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Pediatric Whooping Cough Treatment

Pediatric Whooping Cough Treatment Q&A

Whooping cough can lead to serious respiratory infections if left untreated. The earliest symptoms of whooping cough are similar to those of a cold, including a runny nose, red and watery eyes, a painful throat, and a mild fever. If your child is suffering from whooping cough, meet Dr. Maria Nabong at KidsHealth Pediatrics. For more information, please contact us or book an appointment online. We have 2 pediatric clinics in Scottsdale, and Glendale, AZ.

Pediatric Whooping Cough Treatment in Scottsdale, AZ and Glendale, AZ

Pediatric Whooping Cough Treatment in Scottsdale, AZ and Glendale, AZ

Table of Contents:

What are the 3 stages of whooping cough?
How serious is whooping cough?
What virus causes whooping cough?
When to bring my child to the doctor for whooping cough?

Whooping cough, also known as pertussis, is a highly contagious respiratory infection where it becomes difficult for your body to clear excess mucous from your airways. Infants and children are most at risk of developing whooping cough and experiencing adverse symptoms. However, a whooping cough vaccine is available for infants as young as two months to prevent infection and adverse symptoms. At KidsHealth Pediatrics, we can provide whooping cough immunizations or treatment for your little one if they contract whooping cough!

What are the 3 stages of whooping cough?

Whooping cough has three different stages known clinically as catarrhal, paroxysmal, and convalescent.

During the catarrhal phase of whooping cough, patients typically experience nasal irritation and inflammation (coryza), including nasal congestion, sneezing, runny nose, and post-nasal drip. They may also experience a low-grade fever and mild cough during this stage.

The paroxysmal stage is so named because of the sudden and intense coughing outbursts that frequently happen during this stage. The paroxysmal coughs typically produce thick mucus and often occur with a “whoop” sound at the tail end of the cough, hence the name “whooping” cough. Other symptoms that can occur during this stage include vomiting, exhaustion, and a bluish hue to the skin (cyanosis).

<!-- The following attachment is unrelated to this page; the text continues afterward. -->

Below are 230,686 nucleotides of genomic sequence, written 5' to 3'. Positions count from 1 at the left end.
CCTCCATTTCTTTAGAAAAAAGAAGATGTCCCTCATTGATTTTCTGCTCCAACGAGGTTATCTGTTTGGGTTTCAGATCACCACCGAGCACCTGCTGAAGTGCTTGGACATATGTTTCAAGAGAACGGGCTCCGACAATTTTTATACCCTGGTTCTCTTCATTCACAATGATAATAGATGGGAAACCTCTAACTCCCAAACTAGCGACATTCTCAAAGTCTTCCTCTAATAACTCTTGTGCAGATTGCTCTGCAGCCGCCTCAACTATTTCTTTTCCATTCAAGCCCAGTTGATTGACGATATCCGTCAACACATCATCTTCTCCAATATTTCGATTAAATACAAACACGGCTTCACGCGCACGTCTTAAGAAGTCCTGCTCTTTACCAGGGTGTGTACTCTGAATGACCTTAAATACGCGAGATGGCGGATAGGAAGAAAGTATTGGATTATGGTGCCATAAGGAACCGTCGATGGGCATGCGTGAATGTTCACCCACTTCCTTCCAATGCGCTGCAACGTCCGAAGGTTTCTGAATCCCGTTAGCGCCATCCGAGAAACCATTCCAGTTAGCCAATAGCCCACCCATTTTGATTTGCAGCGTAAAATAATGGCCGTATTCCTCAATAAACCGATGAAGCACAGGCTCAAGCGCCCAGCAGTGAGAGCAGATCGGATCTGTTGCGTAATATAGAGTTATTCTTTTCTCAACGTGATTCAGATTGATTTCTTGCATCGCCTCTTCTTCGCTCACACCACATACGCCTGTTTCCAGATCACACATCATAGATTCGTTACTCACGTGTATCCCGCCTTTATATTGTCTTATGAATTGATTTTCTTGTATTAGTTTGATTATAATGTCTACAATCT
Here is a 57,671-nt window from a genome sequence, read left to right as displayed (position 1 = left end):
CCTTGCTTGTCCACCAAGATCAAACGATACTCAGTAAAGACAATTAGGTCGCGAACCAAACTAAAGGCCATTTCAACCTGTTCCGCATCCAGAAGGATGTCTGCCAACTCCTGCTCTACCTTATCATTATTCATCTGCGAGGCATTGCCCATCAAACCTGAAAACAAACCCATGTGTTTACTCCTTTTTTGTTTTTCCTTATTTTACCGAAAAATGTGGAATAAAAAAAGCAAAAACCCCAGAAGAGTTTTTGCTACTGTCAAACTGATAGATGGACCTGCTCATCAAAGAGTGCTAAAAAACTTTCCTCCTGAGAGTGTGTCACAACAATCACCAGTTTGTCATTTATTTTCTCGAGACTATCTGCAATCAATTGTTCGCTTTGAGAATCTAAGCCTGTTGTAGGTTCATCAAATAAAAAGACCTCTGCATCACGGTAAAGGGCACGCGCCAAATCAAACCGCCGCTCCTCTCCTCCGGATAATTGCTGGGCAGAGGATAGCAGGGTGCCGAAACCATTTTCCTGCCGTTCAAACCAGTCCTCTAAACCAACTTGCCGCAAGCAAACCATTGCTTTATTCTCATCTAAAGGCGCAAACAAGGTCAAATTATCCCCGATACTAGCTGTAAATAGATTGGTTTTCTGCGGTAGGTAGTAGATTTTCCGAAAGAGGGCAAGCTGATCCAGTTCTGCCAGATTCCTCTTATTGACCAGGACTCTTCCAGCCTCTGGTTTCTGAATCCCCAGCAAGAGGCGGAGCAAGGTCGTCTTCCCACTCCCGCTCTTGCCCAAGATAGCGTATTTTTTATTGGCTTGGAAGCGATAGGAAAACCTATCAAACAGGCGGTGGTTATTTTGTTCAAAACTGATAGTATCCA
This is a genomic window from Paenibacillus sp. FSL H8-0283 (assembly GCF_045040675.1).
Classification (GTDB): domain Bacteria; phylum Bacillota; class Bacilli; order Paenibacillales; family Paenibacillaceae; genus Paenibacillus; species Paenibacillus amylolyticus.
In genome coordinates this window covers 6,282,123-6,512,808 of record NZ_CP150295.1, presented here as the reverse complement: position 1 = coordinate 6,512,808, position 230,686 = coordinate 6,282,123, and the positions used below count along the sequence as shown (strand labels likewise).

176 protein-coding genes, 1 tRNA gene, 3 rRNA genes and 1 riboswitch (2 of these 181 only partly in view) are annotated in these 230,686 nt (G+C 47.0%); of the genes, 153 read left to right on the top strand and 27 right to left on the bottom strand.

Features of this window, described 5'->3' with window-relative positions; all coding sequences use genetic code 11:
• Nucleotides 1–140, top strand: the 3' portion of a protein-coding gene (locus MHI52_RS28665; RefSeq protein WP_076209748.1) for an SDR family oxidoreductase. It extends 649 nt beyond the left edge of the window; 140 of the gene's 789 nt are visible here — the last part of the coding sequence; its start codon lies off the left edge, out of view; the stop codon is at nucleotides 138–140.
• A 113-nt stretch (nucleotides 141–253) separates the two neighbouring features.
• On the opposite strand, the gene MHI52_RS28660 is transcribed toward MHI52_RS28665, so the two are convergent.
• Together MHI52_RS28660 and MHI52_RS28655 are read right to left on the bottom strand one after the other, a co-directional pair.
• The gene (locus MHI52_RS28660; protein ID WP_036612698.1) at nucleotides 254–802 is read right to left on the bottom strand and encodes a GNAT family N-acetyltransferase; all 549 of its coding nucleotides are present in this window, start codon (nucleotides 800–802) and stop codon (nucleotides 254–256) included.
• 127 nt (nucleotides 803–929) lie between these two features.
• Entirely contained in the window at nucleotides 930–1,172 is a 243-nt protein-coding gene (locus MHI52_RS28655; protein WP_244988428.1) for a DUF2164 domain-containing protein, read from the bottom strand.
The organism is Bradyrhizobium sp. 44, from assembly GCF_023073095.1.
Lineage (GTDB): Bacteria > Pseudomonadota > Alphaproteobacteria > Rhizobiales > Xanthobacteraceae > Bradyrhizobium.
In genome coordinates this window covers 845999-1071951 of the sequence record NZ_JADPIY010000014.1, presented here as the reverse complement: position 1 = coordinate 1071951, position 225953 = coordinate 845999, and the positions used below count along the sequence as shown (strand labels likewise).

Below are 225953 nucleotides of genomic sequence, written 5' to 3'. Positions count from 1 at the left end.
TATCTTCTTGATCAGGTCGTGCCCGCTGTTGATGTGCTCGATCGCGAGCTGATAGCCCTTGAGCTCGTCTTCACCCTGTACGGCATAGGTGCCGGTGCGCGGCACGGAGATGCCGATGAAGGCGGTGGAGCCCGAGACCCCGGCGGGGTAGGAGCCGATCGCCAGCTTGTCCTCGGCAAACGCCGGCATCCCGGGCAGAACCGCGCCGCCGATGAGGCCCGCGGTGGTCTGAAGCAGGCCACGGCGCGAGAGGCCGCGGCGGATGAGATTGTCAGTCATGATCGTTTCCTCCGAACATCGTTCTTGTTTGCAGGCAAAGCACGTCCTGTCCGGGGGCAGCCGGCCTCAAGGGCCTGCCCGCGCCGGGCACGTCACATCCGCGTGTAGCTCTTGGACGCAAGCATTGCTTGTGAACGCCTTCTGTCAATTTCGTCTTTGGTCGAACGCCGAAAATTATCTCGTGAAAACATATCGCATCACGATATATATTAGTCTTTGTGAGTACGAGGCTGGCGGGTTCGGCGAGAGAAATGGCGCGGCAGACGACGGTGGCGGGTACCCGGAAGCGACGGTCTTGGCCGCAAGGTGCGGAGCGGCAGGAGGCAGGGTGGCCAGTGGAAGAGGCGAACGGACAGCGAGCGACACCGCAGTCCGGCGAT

Whooping cough symptoms start to improve during the convalescent stage, as the cough becomes less frequent and intense, and the patient gradually recovers within a few weeks.

How serious is whooping cough?

Whooping cough is a serious illness, particularly so for infants and young children. If it is not dealt with promptly, it can lead to severe complications, such as pneumonia, seizures, brain damage, or death.

With that being said, most children receive four doses of the whooping cough vaccine (DTaP) by the time they are 15 to 18 months old. The DTaP vaccine significantly reduces the risk of experiencing severe complications to whooping cough. As such, it is important to make sure your child is up to date with their whooping cough vaccines!

If your child has not received the DTaP vaccine and is showing signs of whooping cough, make sure you bring them to see a pediatrician as soon as possible for effective treatment.

What virus causes whooping cough?

Whooping cough is not caused by a virus, as it is a bacterial infection caused by a highly contagious type of bacteria known as Bordetella pertussis. Whooping cough is typically caused by person-to-person transmission when an individual with whooping cough spreads the bacteria to another person through sneezing, coughing, or close contact where both individuals share the same breathing space.

When to bring my child to the doctor for whooping cough?

In general, you should bring your child to the doctor as soon as you suspect that they have whooping cough, whether they are vaccinated or not, but especially if they are unvaccinated. Some signs that you should bring your child to the doctor for whooping cough include:

Vomiting after coughing
Whooping sound after the cough
Sluggishness or exhaustion
Extended coughing spells

Call 911 or immediately go to your nearest emergency room if you notice any of the following signs that your child is experiencing severe complications with whooping cough:

Stops breathing, even for a few seconds
Has a high or uncontrollable fever
Severe vomiting and dehydration
Skin or lips turn red, purple, or blue from coughing

If you suspect that your child has whooping cough, our pediatricians at KidsHealth Pediatrics would be pleased to evaluate their symptoms and provide high-quality treatment. For more information about whooping cough or an appointment with us, please do not hesitate to call us or schedule an appointment. We serve patients from Glendale AZ, Peoria AZ, Sun City AZ, Scottsdale AZ, North Scottsdale AZ, Grayhawk AZ, and surrounding areas of Phoenix AZ.


Our Locations

Scottsdale, AZ

  • 5425 E Bell Rd Suite 131 Scottsdale, AZ 85254
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Glendale, AZ

  • 5750 W. Thunderbird Rd F620 Glendale, AZ 85306
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